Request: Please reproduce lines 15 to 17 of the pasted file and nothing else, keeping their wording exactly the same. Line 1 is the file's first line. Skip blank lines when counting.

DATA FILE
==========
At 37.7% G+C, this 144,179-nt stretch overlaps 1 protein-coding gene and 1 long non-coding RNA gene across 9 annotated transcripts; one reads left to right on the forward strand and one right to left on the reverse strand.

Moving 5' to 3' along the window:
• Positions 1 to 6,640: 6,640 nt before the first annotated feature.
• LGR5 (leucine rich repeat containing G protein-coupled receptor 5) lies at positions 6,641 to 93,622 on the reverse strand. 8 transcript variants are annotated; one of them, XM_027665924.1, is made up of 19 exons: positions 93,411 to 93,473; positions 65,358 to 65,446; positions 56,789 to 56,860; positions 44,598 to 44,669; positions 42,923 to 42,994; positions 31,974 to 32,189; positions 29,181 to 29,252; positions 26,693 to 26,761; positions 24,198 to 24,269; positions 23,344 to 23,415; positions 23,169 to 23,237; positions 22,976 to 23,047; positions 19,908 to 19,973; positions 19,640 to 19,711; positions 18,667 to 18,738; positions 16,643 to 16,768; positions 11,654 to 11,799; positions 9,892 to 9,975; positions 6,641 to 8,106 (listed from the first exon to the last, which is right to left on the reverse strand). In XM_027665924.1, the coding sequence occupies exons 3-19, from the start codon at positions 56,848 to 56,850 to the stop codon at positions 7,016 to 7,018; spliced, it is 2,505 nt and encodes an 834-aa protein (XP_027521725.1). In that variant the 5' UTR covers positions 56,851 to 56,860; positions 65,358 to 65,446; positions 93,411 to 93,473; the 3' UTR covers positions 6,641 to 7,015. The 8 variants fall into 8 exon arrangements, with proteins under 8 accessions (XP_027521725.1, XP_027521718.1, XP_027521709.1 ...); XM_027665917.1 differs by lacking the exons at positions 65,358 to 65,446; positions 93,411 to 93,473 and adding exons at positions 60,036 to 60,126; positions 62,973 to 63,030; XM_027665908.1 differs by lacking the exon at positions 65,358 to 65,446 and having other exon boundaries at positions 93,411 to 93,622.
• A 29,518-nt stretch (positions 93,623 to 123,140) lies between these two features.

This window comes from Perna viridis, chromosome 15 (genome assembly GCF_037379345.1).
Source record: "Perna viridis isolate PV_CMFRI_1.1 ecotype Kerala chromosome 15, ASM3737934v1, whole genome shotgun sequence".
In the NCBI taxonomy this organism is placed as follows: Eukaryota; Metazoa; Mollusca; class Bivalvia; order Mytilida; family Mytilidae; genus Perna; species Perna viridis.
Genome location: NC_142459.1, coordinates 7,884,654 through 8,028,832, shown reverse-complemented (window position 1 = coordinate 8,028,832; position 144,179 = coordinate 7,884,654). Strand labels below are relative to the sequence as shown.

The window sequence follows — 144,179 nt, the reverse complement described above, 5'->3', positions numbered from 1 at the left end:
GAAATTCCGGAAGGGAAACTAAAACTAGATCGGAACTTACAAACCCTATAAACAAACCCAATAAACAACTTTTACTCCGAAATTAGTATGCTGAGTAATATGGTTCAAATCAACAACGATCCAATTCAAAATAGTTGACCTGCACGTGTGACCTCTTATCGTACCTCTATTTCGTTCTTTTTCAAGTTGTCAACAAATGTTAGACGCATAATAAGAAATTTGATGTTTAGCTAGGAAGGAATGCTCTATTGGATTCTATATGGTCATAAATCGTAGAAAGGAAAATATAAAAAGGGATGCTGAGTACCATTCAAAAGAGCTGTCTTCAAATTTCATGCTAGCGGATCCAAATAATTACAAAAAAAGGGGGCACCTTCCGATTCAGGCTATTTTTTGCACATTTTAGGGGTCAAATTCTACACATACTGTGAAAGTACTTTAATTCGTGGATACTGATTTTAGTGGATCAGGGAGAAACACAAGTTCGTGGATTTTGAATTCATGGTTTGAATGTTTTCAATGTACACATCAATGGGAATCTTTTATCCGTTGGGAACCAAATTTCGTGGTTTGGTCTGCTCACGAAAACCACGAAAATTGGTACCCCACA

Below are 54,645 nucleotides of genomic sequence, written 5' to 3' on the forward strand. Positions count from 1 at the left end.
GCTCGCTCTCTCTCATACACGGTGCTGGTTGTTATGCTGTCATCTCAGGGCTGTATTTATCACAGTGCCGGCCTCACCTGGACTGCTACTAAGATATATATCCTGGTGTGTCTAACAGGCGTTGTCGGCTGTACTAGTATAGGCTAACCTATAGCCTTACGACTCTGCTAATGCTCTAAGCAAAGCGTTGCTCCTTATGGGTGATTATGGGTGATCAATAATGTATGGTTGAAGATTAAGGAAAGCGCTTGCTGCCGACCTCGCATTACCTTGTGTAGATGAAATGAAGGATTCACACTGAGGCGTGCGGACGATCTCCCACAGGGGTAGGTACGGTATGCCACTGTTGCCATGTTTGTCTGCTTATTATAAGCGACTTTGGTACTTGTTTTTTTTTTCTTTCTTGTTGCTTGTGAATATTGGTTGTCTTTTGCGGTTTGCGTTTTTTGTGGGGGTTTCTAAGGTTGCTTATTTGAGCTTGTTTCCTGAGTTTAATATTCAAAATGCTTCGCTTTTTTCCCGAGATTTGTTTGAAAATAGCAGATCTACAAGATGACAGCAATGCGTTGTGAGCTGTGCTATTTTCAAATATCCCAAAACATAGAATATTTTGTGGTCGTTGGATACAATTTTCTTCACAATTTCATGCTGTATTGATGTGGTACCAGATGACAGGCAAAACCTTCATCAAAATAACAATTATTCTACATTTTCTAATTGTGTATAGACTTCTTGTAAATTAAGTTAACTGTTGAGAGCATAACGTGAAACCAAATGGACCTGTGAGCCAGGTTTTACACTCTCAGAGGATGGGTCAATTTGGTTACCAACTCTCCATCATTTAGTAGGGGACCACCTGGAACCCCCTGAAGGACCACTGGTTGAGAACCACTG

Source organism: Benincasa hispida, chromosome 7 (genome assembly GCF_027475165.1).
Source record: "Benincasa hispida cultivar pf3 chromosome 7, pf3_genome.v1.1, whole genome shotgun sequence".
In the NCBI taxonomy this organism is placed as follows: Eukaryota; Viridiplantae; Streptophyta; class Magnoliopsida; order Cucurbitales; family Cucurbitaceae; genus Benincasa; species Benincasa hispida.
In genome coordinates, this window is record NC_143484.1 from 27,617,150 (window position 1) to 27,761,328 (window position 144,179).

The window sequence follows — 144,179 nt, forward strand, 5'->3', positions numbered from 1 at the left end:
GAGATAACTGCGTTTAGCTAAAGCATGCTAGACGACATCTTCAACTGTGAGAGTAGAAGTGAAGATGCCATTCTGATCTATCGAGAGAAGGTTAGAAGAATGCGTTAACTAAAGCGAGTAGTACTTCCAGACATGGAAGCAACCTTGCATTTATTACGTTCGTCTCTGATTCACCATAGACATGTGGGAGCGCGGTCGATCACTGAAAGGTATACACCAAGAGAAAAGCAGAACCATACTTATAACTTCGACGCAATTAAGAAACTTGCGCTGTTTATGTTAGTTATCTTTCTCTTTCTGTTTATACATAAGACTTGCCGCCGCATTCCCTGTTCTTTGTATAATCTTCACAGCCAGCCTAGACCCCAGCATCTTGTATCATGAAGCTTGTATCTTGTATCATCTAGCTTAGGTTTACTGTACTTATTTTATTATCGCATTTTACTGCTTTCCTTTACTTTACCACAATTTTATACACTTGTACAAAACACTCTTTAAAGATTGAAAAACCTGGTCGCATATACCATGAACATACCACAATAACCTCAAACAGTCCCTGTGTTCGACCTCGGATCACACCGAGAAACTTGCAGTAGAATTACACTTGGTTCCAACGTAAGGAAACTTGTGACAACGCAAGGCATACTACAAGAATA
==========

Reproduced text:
Source record: "Benincasa hispida cultivar pf3 chromosome 7, pf3_genome.v1.1, whole genome shotgun sequence".
In the NCBI taxonomy this organism is placed as follows: Eukaryota; Viridiplantae; Streptophyta; class Magnoliopsida; order Cucurbitales; family Cucurbitaceae; genus Benincasa; species Benincasa hispida.
In genome coordinates, this window is record NC_143484.1 from 27,617,150 (window position 1) to 27,761,328 (window position 144,179).